CSA’s New Zero Trust Training and Why It's Needed
Blog Article Published: 10/10/2022
Zero Trust has possibly been the most mentioned concept in the cybersecurity arena over the last 12 months. For some, it is a revolutionary approach. For others, it is an evolution of a series of trends already ongoing for over a decade. Finally, there are people who consider it just a buzzword and new marketing stratagem to sell products.
Personally, I’m in the field of those who believe that it is a fantastic marketing locution that has the merit of summarizing under a coherent framework an evolutionary approach to cybersecurity. This approach aims to revisit the classical logic of security and push toward the idea of embedding security from the inside out.
In other terms: In my opinion, John Kindervag has the merit to bring under a coherent framework a few common sense approaches to modern cybersecurity (e.g., critical-assets-centric protection, least privilege, segregation of duties, context-based access policies, evidence-based trust, etc.) and give this framework a catchy name.
No matter which camp you are in, I think it is undeniable that there is a lot of confusion in the industry, and there are a lot of organizations that need support and guidance in their Zero Trust journey. Now, the choice of the word ‘journey’ is not casual, since Zero Trust is not a stand-alone project, but is a group expedition toward a moving target, with no final destination. The ultimate goal is a self-improving organization.
During this group journey, different skills and expertise are going to be required. The organization needs leaders to build a Zero Trust strategy, governance, and risk posture; data and assets owners to record and classify assets and define the right policies; infrastructure and network architects to define the IT and service structure; identity experts to design and improve IAM approaches; developers to build the right logic, orchestrations, and controls into the development pipelines, applications, and API; security experts to protect devices and built and automate controls; data analysts to make good use of the data/telemetry sources; etc.
In some cases, the necessary skills and expertise are already there; after all, we already see examples of cloud-native and Zero Trust-native companies. In other cases (possibly the majority), new knowledge would need to be acquired.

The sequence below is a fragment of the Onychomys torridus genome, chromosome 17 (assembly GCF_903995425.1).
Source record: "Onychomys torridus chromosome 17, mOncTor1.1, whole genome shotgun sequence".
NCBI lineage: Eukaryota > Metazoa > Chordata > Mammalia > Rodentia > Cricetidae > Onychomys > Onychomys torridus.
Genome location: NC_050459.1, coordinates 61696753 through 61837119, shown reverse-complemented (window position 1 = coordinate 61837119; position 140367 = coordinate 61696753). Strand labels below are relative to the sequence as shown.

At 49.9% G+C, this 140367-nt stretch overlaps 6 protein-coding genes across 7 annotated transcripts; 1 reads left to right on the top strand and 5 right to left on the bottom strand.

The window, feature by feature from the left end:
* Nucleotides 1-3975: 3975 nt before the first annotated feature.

What CSA is Doing
CSA has made Zero Trust one of its strategic goals for the upcoming years and in March, we launched a flagship initiative called the Zero Trust Advancement Center (ZTAC). In this context, we are going to create an educational program that will include a comprehensive Zero Trust training curriculum and professional certificate. The training curriculum has the ambition to cover all the critical areas of the Zero Trust philosophy. It is structured in eight areas of knowledge:
- Zero Trust Strategy and Governance, Risk, and Compliance
- Zero Trust Architecture
- Zero Trust Planning and Implementation
- Visibility, Analytics, and Monitoring
- Data, Assets, Applications, and Services (DAAS)
- Device Security
- Applications and Workloads
In the upcoming weeks, we’ll start releasing the initial modules of our training. We’ll start with an Introduction to Zero Trust Architecture, followed by a series of three modules on Software-Defined Perimeter (SDP).
The fact that CSA has focused its initial effort on the networking component of Zero Trust doesn’t mean that we consider that a priority. We do recognize though, that ‘network’ seems to be the most mature area within the Zero Trust pillars and the one where the most literature and best practices have been created. Anecdotally, CSA initiated its Zero Trust research in 2013 with the SDP Working Group.
Expect additional modules on Zero Trust Planning and Implementation to be released at the beginning of 2023.
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